Rappers, Meek Mill, JAY-Z, Fat Joe, Others Push For Law Preventing “Rap Lyrics” From Being Used In Court To Convict Rappers

Rappers, Meek Mill, JAY-Z, Fat Joe, Others Push For Law Preventing “Rap Lyrics” From Being Used In Court To Convict Rappers

 

Rapper and business mogul, JAY-Z is leading a group of A-list artists in proposing a new law to disallowing rap lyrics from being used in court as a form of evidence.

According to Rolling Stone magazine, Jay-Z has called up fellow rappers Meek Mill, Big Sean, Fat Joe, Yo Gotti and Killer Mike, as well as R&B stars Kelly Rowland and Robin Thicke, for support on the proposed New York state law.

The suit seems to prevent prosecutors from using rap songs as evidence of alleged crimes.

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The music stars have lent their signatures to a new letter urging New York state lawmakers including Gov. Kathy Hochul β€” to pass a bill titled β€œRap Music on Trial” (S.7527/A.8681).

The legislation, which was unveiled in November, seeks to limit the admissibility of a defendant’s music or other β€œcreative expression” as evidence shown to a jury.

On Tuesday, January 18, the bill was passed by the Senate Codes committee, providing a major boost to its chances of being put to a full vote on the senate floor.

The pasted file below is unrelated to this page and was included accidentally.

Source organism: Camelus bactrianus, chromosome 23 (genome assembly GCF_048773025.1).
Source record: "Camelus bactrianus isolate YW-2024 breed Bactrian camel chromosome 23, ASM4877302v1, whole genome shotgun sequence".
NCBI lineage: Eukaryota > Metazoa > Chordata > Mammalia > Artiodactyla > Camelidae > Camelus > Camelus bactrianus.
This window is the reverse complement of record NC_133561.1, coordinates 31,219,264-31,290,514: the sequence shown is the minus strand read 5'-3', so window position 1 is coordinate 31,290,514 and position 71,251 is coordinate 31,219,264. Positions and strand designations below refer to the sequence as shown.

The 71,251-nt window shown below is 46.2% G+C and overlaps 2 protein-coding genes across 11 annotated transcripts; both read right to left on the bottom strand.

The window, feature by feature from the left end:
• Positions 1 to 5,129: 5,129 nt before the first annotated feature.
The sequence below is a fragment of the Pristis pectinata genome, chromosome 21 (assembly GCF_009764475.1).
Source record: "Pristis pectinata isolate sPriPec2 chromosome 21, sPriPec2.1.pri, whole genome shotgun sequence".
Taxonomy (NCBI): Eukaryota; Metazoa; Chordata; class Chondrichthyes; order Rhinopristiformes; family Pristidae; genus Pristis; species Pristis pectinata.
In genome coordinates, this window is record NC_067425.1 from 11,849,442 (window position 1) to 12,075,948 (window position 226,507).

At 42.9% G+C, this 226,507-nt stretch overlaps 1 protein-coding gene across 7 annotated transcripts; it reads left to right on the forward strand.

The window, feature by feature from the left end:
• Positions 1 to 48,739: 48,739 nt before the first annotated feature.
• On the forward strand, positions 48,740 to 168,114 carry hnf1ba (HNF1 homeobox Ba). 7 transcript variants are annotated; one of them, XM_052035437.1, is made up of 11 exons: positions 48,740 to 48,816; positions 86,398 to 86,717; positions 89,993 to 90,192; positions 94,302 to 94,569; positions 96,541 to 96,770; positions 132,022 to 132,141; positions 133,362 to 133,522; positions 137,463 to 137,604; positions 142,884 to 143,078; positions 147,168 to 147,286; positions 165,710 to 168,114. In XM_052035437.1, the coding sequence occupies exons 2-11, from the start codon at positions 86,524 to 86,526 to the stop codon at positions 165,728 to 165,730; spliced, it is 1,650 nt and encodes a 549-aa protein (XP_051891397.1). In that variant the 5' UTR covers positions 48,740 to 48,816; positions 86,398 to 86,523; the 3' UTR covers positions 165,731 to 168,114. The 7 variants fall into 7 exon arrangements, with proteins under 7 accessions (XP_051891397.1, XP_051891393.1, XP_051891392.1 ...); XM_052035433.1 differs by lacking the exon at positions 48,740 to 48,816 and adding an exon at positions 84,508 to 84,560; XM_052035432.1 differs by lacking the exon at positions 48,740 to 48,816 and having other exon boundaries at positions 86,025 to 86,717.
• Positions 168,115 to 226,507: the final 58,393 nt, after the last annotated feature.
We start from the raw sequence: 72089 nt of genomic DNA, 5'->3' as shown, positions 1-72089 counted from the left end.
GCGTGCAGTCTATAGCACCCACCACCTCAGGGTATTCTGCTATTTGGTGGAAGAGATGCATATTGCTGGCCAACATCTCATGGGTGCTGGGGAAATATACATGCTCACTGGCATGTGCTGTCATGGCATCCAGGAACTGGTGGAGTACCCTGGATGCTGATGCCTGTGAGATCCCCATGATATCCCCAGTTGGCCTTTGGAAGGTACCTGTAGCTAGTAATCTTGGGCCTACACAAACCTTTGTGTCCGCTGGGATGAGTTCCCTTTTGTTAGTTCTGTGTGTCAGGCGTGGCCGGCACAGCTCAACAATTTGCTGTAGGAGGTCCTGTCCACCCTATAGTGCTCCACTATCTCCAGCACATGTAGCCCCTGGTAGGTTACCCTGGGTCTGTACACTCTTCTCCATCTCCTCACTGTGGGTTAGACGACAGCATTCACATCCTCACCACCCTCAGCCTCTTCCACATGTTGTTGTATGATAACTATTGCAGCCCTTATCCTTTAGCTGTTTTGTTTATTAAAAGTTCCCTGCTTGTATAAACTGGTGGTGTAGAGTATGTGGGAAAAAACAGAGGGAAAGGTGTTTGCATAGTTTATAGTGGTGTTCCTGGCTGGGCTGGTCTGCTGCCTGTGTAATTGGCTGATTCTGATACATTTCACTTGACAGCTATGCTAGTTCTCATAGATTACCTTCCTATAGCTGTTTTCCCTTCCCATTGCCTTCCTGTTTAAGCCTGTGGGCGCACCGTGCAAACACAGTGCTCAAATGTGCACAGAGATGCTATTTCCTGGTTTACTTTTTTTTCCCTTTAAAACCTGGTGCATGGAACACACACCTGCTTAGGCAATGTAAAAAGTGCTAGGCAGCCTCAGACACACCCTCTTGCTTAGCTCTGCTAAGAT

β€œThis is an issue that’s important to (JAY-Z) and all the other artists that have come together to try to bring about this change,” Jay-Z’s lawyer Alex Spiro said.

β€œThis is a long time coming. Mr. Carter is from New York, and if he can lend his name and his weight, that’s what he wants to do.”

Spiro co-wrote the letter with University of Richmond Professor Erik Nielson, who co-authored the 2019 book ‘Rap on Trial’.

In it, they emphasize rap music’s deep storytelling roots and use of hyperbolic language, while arguing the genre β€œemploys all of the same poetic devices we find in more traditional works of poetry.”

 

β€œOur lyrics are a creative form of self-expression and entertainment – just like any other genre,” Fat Joe added.

β€œWe want our words to be recognized as art rather than being weaponized to get convictions in court.

β€œI hope the governor and all the lawmakers in New York take our letter into consideration, protect our artistic rights and make the right decision to pass this bill.”

 

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